The Court bases this finding on several facts. First, during the course of the trial, Olejniczak admitted that he had lied under oath during his deposition. For example, when asked at deposition whether he had ever been arrested, he responded that he had not. Tr. 666. At trial, however, he testified that he had been arrested once and admitted that his deposition testimony was not true. Tr. 665-66. Similarly, Olejniczak admitted that he lied at his deposition when he denied ever being on probation or ever appearing before family court. Tr. 667-68. The Court, of course, is hesitant to credit a witness who admits to having lied under oath. Moreover, to explain why he had lied at his deposition, Olejniczak stated that "[i]t was none of her [defendant's counsel's] business, because it did not have anything to do with my accident." Tr. 666. This explanation causes the Court to be wary to credit Olejniczak's testimony, as it evidences a belief by Olejniczak that he was free to pick and choose when he would tell the truth under oath and when he would not.

Olejniczak also appeared to be less than forthcoming regarding prior accidents and injuries. On Friday, December 4, 1998, Olejniczak was questioned on direct examination about his various prior injuries. After Olejniczak had described several injuries, plaintiffs' counsel asked him whether he had sustained any other injuries prior to the date of the accident, to which he responded that he had not. Tr. 227-28. Counsel for plaintiffs then asked Olejniczak whether he had ever sustained any injuries to his lower back. Olejniczak again replied that he had not. Tr. 228. At that point, counsel for defendant asked the court reporter to mark that part of the record. The following Monday, December 7, 1998, when Olejniczak resumed his testimony, he testified that "over the weekend I had remembered a few facts that I forgot to tell you on questioning me about injuries." Tr. 291. Olejniczak then went on to reveal several more injuries he had sustained, including one injury to his back. Tr. 295. Olejniczak testified that he had spoken to his mother over the course of the intervening weekend, and that she had reminded him of those injuries. Tr. 291. It appeared to the Court, however, that after Olejniczak heard defendant's counsel's request to mark the record, Olejniczak reconsidered his initial hesitance to truthfully reveal all his prior injuries.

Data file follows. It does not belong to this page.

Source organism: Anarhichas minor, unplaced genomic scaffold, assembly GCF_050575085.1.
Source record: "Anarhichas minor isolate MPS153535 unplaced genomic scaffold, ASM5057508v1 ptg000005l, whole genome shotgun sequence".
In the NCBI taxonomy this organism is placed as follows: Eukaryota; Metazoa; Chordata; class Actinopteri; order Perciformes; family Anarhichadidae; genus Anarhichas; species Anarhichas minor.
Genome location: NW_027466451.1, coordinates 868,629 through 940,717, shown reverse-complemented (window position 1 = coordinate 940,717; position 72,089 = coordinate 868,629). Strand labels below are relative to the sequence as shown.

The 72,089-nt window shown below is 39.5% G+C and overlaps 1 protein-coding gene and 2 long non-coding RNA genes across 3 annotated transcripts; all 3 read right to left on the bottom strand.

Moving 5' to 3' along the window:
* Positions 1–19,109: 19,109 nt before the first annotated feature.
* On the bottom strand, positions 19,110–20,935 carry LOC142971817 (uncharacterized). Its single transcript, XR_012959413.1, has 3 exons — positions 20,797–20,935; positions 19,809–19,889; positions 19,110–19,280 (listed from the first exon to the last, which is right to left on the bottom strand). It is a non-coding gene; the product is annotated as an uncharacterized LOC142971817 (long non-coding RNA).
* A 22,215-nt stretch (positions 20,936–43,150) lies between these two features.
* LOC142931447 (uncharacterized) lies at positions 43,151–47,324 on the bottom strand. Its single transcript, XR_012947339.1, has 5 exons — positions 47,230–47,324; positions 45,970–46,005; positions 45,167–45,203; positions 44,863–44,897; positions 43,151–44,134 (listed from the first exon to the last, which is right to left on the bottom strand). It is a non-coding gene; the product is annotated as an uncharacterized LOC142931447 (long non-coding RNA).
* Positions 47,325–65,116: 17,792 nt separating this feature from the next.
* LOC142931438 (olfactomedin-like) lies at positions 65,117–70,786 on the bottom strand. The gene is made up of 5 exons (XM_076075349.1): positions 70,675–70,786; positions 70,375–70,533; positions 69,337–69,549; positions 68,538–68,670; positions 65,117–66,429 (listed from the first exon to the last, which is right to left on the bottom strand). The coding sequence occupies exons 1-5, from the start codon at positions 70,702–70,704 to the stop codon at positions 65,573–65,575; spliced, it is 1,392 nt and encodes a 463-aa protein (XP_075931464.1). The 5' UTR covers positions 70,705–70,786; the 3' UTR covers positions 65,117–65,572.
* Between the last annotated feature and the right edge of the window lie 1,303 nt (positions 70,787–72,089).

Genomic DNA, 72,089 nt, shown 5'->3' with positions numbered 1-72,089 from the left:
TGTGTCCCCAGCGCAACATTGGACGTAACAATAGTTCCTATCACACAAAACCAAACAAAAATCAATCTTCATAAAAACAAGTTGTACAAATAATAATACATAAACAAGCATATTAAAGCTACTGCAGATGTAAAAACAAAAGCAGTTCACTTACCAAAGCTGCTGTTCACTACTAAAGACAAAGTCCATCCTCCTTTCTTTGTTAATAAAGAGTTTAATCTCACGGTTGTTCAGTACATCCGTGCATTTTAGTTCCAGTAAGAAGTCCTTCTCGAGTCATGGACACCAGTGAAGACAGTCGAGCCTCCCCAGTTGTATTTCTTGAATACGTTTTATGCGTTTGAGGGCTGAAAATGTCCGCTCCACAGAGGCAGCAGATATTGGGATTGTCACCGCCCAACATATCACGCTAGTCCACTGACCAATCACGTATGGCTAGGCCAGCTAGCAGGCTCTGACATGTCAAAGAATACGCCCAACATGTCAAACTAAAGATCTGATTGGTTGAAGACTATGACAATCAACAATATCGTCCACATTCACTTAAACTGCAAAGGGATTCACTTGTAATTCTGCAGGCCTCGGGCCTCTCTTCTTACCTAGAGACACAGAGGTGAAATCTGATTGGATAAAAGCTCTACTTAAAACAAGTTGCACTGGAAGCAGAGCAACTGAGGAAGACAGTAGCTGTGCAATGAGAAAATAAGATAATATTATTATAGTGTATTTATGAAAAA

Further, Olejniczak's testimony was not altogether credible with respect to events on the day of the accident. When asked at his deposition what caused his feet to come out from under him, Olejniczak responded, "I don't know. They just did." Tr. 715. Later, at trial, Olejniczak answered the same question differently, stating, "I was standing on hard pack ice, snow and ice. It was slippery and that's what really caused me to fall." Tr. 714. The Court finds this change of testimony highly suspect.*fn4 Moreover, throughout the course of his trial testimony, Olejniczak repeatedly described the ground conditions with the phrase "hard packed snow and ice." See, ...